• Potential for interactions with concurrent drugs (e.g., nitrates, α-adrenergic blocking agents, antihypertensive agents, potent inhibitors of CYP3A4) or alcohol.1 5 47 48 (See Specific Drugs under Interactions.)

  • Risk of symptomatic hypotension (e.g., dizziness, fainting) with concurrent use of α-adrenergic blocking agents (or other antihypertensive drugs).1

  • Importance of refraining from further sexual activity and seeking immediate medical attention if symptoms such as angina pectoris, dizziness, or nausea occur during sexual activity.1 5 (See Cardiovascular Effects under Cautions.)

  • Importance of seeking immediate medical attention if an erection persists >4 hours or is painful.1 5

  • Advise patient of potential for transmission of sexually transmitted diseases (e.g., HIV) and the need to use protective measures to guard against transmission of such diseases.1 5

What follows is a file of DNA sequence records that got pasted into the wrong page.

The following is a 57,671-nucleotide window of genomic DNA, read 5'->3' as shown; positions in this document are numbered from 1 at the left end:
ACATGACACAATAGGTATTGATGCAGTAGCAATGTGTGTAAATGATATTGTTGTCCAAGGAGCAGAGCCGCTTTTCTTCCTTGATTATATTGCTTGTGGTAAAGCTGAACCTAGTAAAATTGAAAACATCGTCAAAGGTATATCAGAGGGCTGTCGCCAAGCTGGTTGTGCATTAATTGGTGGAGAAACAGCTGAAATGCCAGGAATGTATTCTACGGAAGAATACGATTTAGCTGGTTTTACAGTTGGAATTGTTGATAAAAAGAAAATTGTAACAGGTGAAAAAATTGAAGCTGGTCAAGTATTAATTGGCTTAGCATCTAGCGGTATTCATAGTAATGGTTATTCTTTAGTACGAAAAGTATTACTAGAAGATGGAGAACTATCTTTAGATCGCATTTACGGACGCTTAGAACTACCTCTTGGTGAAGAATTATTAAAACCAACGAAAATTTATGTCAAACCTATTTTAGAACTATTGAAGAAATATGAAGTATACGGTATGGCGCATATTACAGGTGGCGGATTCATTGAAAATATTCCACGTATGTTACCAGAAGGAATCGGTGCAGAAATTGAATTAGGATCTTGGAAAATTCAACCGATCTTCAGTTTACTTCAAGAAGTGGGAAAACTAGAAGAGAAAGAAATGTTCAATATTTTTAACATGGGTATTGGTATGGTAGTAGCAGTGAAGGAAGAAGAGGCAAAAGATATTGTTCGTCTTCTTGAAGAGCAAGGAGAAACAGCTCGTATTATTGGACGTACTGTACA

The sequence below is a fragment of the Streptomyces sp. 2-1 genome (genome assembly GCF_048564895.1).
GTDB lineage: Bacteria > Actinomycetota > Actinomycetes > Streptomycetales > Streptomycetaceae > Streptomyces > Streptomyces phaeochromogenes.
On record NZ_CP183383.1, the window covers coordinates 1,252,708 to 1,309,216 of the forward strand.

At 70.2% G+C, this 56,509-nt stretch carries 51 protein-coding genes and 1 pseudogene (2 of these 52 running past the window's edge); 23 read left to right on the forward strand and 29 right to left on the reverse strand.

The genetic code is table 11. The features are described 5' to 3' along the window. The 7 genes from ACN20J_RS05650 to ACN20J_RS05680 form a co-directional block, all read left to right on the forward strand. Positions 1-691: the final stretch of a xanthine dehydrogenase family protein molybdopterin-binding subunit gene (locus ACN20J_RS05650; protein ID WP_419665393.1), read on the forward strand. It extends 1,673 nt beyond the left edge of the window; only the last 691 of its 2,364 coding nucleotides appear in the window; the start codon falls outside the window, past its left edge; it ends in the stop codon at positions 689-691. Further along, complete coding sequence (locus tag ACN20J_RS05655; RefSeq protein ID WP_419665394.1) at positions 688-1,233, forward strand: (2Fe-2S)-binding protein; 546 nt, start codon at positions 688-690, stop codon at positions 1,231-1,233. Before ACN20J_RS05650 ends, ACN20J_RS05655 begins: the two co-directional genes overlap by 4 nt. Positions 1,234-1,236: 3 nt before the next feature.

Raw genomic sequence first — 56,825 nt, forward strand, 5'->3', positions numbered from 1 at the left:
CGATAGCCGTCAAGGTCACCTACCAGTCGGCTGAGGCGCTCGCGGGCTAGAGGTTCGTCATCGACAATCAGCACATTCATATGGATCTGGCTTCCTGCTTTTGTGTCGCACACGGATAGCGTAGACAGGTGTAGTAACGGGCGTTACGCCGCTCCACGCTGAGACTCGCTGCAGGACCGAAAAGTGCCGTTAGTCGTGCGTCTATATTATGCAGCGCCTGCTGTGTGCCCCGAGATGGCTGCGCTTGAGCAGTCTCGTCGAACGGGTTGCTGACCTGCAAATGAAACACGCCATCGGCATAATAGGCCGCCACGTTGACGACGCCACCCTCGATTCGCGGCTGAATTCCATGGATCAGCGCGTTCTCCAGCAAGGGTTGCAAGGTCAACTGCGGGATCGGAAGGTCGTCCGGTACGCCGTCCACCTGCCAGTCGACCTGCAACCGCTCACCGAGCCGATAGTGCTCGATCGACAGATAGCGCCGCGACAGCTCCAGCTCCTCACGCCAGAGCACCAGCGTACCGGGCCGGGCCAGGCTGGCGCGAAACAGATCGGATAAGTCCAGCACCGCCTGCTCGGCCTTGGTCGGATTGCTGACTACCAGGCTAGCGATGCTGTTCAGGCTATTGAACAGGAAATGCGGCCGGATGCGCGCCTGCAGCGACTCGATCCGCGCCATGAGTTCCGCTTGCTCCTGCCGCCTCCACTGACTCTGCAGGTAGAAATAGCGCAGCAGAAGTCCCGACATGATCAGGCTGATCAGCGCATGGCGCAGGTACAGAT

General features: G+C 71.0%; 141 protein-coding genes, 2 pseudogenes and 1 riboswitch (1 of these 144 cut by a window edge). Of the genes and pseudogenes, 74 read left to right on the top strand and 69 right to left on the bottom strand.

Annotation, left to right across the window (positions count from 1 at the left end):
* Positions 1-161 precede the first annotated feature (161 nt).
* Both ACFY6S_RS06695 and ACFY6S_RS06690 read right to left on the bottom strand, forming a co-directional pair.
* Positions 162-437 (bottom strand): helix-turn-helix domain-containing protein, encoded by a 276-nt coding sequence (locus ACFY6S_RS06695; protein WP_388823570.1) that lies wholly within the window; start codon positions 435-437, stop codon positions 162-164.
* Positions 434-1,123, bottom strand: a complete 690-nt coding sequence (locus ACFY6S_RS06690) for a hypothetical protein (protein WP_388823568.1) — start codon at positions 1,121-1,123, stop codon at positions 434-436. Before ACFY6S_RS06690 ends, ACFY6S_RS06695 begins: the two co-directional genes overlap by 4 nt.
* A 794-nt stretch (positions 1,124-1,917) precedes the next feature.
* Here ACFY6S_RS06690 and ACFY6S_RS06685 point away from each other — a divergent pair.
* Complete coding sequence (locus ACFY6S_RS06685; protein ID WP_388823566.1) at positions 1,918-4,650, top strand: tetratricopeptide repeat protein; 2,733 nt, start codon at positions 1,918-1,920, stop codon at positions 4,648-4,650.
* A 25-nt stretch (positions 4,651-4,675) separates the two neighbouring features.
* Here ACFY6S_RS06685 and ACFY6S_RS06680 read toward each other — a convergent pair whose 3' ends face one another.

• Importance of informing clinician of existing or contemplated concomitant therapy, including prescription and OTC drugs, and alcohol consumption, as well as any concomitant illnesses.1 5 Importance of limiting intake of alcohol-containing beverages or products.1 5

  • Importance of informing patients of other important precautionary information.1 5 (See Cautions.)

Preparations

Excipients in commercially available drug preparations may have clinically important effects in some individuals; consult specific product labeling for details.

Please refer to the ASHP Drug Shortages Resource Center for information on shortages of one or more of these preparations.

Avanafil

Routes

Dosage Forms

Strengths

Brand Names

Manufacturer

Oral

Tablets

50 mg

Stendra

Vivus

100 mg

Stendra

Vivus

200 mg

Stendra

Vivus

AHFS DI Essentials. © Copyright 2017, Selected Revisions January 30, 2017. American Society of Health-System Pharmacists, Inc., 4500 East-West Highway, Suite 900, Bethesda, Maryland 20814.

References

1. Vivus. Stendra (avanafil) tablets prescribing information. Mountain View, CA; 2015 Jan.

2. Goldstein I, McCullough AR, Jones LA et al. A randomized, double-blind, placebo-controlled evaluation of the safety and efficacy of avanafil in subjects with erectile dysfunction. J Sex Med. 2012; 9:1122-33. [PubMed 22248153]